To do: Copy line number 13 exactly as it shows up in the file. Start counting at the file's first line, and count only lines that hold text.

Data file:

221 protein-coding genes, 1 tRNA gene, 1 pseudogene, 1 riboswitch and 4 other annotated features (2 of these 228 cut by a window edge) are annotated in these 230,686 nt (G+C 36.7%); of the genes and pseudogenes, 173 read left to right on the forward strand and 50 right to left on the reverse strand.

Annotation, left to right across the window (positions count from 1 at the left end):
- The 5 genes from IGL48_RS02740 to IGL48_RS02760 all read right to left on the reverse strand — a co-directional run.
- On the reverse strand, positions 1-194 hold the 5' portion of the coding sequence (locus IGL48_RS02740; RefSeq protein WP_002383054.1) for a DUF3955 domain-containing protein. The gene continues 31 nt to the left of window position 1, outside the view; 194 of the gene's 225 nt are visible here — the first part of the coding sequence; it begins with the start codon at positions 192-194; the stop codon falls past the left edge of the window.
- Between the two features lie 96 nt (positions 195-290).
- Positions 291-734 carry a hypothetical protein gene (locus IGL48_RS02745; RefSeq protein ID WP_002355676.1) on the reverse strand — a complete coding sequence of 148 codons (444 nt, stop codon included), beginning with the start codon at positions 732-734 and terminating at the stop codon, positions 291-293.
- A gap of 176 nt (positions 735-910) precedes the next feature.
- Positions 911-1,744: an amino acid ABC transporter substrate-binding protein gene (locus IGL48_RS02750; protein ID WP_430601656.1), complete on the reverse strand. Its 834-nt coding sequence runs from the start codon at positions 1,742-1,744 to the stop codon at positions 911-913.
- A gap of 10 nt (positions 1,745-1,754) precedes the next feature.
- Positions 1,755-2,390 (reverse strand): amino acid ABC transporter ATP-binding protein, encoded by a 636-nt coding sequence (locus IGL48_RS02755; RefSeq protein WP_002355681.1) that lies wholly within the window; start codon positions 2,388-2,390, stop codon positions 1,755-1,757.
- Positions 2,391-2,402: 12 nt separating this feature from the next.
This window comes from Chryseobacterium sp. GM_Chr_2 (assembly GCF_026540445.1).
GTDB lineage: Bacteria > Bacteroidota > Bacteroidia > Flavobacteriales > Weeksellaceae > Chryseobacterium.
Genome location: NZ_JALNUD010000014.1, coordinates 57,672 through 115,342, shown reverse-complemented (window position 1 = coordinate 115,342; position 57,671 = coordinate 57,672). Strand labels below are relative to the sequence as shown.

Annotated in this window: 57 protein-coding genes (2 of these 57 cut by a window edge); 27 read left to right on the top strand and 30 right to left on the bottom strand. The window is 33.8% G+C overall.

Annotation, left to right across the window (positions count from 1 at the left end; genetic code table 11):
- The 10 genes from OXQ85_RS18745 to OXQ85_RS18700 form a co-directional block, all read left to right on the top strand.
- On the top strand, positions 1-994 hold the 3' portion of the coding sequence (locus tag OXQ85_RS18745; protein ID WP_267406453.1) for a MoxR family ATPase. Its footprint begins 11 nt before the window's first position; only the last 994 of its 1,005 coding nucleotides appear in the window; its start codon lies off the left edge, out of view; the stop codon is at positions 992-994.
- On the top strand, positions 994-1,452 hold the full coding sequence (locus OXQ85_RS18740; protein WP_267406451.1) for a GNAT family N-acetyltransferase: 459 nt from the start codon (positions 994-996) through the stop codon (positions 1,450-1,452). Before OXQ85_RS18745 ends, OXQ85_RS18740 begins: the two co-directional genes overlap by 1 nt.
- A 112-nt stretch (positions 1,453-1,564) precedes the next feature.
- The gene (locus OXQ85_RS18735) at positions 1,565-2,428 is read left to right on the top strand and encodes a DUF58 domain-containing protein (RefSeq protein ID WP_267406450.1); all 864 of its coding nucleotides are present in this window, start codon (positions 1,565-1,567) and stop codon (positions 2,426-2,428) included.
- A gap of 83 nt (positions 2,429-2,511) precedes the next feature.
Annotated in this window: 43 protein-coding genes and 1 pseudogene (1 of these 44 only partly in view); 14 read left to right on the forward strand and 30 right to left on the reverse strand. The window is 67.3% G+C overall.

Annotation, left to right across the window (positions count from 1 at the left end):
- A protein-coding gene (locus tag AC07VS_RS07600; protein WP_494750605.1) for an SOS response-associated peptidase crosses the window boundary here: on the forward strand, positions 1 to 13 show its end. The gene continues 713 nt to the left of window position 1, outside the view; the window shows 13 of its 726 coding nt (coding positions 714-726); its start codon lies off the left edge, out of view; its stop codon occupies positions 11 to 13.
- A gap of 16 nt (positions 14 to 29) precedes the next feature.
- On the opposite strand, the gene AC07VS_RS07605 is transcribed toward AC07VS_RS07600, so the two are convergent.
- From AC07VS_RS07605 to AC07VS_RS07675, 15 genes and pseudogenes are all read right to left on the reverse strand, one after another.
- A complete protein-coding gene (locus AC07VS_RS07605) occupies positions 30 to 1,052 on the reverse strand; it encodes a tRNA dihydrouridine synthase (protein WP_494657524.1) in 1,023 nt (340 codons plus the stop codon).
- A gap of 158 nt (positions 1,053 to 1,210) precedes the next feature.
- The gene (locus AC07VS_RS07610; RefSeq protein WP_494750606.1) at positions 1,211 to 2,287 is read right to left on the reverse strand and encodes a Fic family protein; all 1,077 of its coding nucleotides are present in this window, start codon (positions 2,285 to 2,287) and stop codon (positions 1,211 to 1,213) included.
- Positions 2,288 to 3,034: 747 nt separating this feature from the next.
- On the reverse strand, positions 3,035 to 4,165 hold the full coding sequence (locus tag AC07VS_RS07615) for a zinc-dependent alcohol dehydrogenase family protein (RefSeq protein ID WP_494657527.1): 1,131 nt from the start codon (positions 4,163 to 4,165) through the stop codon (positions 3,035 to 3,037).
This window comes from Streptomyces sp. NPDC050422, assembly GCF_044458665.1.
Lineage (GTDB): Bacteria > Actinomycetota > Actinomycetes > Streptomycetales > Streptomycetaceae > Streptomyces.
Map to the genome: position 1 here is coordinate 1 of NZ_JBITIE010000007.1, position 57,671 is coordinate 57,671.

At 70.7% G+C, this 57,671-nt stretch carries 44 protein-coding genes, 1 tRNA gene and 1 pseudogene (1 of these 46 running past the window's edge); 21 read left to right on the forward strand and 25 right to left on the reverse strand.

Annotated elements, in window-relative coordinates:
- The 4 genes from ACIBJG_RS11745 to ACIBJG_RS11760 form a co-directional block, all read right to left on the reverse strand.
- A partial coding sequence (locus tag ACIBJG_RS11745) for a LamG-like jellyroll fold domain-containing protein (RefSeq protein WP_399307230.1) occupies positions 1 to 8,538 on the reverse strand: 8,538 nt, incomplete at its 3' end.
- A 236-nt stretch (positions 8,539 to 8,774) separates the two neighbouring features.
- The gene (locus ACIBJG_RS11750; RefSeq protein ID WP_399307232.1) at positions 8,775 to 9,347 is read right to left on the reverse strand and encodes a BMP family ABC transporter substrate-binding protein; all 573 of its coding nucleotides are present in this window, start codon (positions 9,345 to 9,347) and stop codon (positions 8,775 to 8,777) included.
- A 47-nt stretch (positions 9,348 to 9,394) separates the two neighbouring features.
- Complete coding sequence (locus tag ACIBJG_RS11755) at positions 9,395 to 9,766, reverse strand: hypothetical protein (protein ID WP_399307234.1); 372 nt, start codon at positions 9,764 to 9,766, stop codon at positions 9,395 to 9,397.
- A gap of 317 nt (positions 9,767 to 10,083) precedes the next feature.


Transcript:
GTDB lineage: Bacteria > Bacteroidota > Bacteroidia > Flavobacteriales > Weeksellaceae > Chryseobacterium.